Paul Heinz

Original Fiction, Music and Essays

Twenty Rush Albums in Twenty Days

Often I find that opinions are based on conclusions made long ago, reinforced only by repeating the opinion rather than through reexamination.  How many times have you revisited a TV show from the 70s or 80s only to find that, “Hey, Fame was actually embarrassingly bad – no wonder Mom didn’t watch it with me”?  Some things age well (The Dick Van Dyke Show, wine, Eddie Cochran), and some don’t (The Mary Tyler Moore Show, Kool-Aid, The Monkeys), and sometimes opinions do a complete one-eighty (upon further examination, ABBA and The Bee Gees have gone up several notches in my book).

A few years ago, I listened to what I had previously concluded was among Rush’s worst albums, Grace Under Pressure, and lo and behold, I liked it.  I hadn’t listened to it in years, and I realized that my prior opinion was likely based on a memory I’d made twenty years earlier.

It is with this spirit that I am going to embark on a 20-day musical journey, limited in scope, though spanning forty years.  I’m going to listen to all twenty of Rush’s studio albums, one per day, and reevaluate them.  To do this, I’m going to attempt to press reset and ignore any conclusions I’ve already drawn about each album.  If you asked me today, I’d likely say the two best Rush albums are Moving Pictures and Permanent Waves and the worst are Feedback and Caress of Steel.  But who knows?  Perhaps with a clean slate and fresh ears, I may find new gems (and new clunkers) in Rush’s catalogue.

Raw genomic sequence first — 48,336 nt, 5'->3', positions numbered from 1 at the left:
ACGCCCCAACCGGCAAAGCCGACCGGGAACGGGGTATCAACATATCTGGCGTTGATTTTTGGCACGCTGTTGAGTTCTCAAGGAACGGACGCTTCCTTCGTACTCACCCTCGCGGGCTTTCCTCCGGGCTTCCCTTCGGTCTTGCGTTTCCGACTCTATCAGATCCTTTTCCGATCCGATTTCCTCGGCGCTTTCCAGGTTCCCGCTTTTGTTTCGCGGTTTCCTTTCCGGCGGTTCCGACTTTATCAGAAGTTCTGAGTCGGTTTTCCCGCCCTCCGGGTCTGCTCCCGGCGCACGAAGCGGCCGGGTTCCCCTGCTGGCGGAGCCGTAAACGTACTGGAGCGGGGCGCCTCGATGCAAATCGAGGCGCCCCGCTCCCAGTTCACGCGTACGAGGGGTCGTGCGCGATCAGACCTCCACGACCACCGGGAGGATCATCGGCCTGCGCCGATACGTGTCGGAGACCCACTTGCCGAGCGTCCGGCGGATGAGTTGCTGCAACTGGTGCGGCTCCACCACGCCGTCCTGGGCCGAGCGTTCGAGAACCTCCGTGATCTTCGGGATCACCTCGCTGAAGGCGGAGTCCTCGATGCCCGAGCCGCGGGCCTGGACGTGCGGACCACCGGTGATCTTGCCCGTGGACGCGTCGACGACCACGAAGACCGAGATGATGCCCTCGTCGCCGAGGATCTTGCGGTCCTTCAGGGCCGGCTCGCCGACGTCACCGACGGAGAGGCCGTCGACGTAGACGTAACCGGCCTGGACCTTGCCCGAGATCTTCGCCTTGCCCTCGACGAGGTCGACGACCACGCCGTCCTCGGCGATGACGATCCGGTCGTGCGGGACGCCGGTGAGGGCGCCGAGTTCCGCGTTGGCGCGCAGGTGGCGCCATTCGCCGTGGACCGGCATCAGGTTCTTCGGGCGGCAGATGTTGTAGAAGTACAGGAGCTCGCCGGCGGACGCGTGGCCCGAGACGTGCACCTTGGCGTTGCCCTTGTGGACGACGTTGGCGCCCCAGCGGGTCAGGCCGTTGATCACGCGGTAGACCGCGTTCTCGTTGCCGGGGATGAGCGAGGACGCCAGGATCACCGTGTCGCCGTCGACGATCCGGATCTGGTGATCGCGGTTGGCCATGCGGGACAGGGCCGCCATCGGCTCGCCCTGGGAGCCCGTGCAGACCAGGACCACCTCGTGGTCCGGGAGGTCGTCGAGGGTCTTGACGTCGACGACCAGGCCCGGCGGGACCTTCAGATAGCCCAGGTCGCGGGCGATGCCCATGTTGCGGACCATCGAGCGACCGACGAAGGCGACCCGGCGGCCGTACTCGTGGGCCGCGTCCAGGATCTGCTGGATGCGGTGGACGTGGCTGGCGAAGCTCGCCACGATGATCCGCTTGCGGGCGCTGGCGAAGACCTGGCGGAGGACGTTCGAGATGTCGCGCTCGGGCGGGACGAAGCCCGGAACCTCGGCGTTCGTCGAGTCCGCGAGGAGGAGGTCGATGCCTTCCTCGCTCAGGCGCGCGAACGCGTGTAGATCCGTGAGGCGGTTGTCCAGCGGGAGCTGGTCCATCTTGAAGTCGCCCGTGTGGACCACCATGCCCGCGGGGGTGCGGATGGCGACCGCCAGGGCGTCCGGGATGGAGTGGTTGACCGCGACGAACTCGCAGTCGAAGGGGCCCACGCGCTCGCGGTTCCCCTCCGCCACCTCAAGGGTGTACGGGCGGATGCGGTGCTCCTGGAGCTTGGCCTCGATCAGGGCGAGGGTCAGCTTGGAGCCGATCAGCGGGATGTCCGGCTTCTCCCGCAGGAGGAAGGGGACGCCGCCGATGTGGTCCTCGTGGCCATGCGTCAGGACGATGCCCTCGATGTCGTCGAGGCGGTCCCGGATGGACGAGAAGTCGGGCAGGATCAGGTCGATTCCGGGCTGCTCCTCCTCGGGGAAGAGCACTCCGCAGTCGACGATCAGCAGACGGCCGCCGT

Here are the ground rules:

1)      I will listen to one CD – not album – per day by drawing a number out of a hat, each number corresponding to the Rush album sequence.  1 = Rush, 2 = Fly By Night … 19 = Snakes and Arrows, 20 = Clockwork Angels.

2)      I will listen intently and uninterrupted, wearing head phones and performing no other tasks except perhaps jotting down a note or two.

3)      Each day, I will write a short review of the listening experience.

4)      After twenty days, I’ll attempt to place each Rush album in order from best to worst through the eyes of a 46 year-old me, recognizing that the sequence could change again down the road.

I’ve already drawn the first number.  Tomorrow morning I’ll be listening to album number 12, 1987’s Hold Your Fire (the first Rush album I’d ever purchased on CD).

Can’t wait.

Copyright, 2017, Paul Heinz, All Right Reserved